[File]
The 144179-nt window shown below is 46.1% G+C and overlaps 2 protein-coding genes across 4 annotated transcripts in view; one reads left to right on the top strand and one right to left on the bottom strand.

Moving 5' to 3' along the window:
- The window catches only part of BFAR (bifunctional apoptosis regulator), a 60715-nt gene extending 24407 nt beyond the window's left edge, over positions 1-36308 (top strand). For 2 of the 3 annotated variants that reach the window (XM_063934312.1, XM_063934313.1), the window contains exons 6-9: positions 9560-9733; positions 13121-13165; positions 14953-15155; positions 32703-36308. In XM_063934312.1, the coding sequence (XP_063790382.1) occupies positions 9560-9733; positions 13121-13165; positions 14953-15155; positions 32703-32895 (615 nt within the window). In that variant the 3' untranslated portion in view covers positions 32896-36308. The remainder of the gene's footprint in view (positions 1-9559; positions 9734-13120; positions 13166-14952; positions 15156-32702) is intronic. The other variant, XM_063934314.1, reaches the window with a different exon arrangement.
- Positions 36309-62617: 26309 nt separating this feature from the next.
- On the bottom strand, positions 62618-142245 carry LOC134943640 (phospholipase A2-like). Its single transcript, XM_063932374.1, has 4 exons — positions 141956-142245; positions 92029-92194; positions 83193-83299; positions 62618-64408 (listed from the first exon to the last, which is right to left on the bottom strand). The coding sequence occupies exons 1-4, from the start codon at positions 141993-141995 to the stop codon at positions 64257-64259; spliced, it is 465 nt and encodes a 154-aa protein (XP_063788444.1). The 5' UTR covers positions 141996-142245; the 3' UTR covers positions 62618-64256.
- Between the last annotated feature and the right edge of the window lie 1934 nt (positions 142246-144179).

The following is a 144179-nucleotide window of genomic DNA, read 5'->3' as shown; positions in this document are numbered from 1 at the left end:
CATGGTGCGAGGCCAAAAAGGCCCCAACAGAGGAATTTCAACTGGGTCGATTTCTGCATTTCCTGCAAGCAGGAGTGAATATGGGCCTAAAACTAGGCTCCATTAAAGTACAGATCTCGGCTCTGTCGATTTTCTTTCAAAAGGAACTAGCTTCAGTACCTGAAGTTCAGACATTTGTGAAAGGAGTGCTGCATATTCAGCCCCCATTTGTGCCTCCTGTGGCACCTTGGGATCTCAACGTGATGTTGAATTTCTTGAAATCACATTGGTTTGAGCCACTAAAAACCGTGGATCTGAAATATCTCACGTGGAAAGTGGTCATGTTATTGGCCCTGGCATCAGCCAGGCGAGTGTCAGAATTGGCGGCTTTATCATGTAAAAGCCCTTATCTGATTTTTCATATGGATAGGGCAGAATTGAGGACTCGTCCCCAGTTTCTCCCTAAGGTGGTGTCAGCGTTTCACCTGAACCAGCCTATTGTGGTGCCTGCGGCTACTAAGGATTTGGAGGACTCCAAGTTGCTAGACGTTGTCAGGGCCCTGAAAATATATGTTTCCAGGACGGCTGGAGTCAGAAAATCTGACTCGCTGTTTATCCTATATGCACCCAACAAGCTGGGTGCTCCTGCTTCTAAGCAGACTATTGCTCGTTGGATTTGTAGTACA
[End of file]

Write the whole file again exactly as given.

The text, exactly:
The 144179-nt window shown below is 46.1% G+C and overlaps 2 protein-coding genes across 4 annotated transcripts in view; one reads left to right on the top strand and one right to left on the bottom strand.

Moving 5' to 3' along the window:
- The window catches only part of BFAR (bifunctional apoptosis regulator), a 60715-nt gene extending 24407 nt beyond the window's left edge, over positions 1-36308 (top strand). For 2 of the 3 annotated variants that reach the window (XM_063934312.1, XM_063934313.1), the window contains exons 6-9: positions 9560-9733; positions 13121-13165; positions 14953-15155; positions 32703-36308. In XM_063934312.1, the coding sequence (XP_063790382.1) occupies positions 9560-9733; positions 13121-13165; positions 14953-15155; positions 32703-32895 (615 nt within the window). In that variant the 3' untranslated portion in view covers positions 32896-36308. The remainder of the gene's footprint in view (positions 1-9559; positions 9734-13120; positions 13166-14952; positions 15156-32702) is intronic. The other variant, XM_063934314.1, reaches the window with a different exon arrangement.
- Positions 36309-62617: 26309 nt separating this feature from the next.
- On the bottom strand, positions 62618-142245 carry LOC134943640 (phospholipase A2-like). Its single transcript, XM_063932374.1, has 4 exons — positions 141956-142245; positions 92029-92194; positions 83193-83299; positions 62618-64408 (listed from the first exon to the last, which is right to left on the bottom strand). The coding sequence occupies exons 1-4, from the start codon at positions 141993-141995 to the stop codon at positions 64257-64259; spliced, it is 465 nt and encodes a 154-aa protein (XP_063788444.1). The 5' UTR covers positions 141996-142245; the 3' UTR covers positions 62618-64256.
- Between the last annotated feature and the right edge of the window lie 1934 nt (positions 142246-144179).

The following is a 144179-nucleotide window of genomic DNA, read 5'->3' as shown; positions in this document are numbered from 1 at the left end:
CATGGTGCGAGGCCAAAAAGGCCCCAACAGAGGAATTTCAACTGGGTCGATTTCTGCATTTCCTGCAAGCAGGAGTGAATATGGGCCTAAAACTAGGCTCCATTAAAGTACAGATCTCGGCTCTGTCGATTTTCTTTCAAAAGGAACTAGCTTCAGTACCTGAAGTTCAGACATTTGTGAAAGGAGTGCTGCATATTCAGCCCCCATTTGTGCCTCCTGTGGCACCTTGGGATCTCAACGTGATGTTGAATTTCTTGAAATCACATTGGTTTGAGCCACTAAAAACCGTGGATCTGAAATATCTCACGTGGAAAGTGGTCATGTTATTGGCCCTGGCATCAGCCAGGCGAGTGTCAGAATTGGCGGCTTTATCATGTAAAAGCCCTTATCTGATTTTTCATATGGATAGGGCAGAATTGAGGACTCGTCCCCAGTTTCTCCCTAAGGTGGTGTCAGCGTTTCACCTGAACCAGCCTATTGTGGTGCCTGCGGCTACTAAGGATTTGGAGGACTCCAAGTTGCTAGACGTTGTCAGGGCCCTGAAAATATATGTTTCCAGGACGGCTGGAGTCAGAAAATCTGACTCGCTGTTTATCCTATATGCACCCAACAAGCTGGGTGCTCCTGCTTCTAAGCAGACTATTGCTCGTTGGATTTGTAGTACA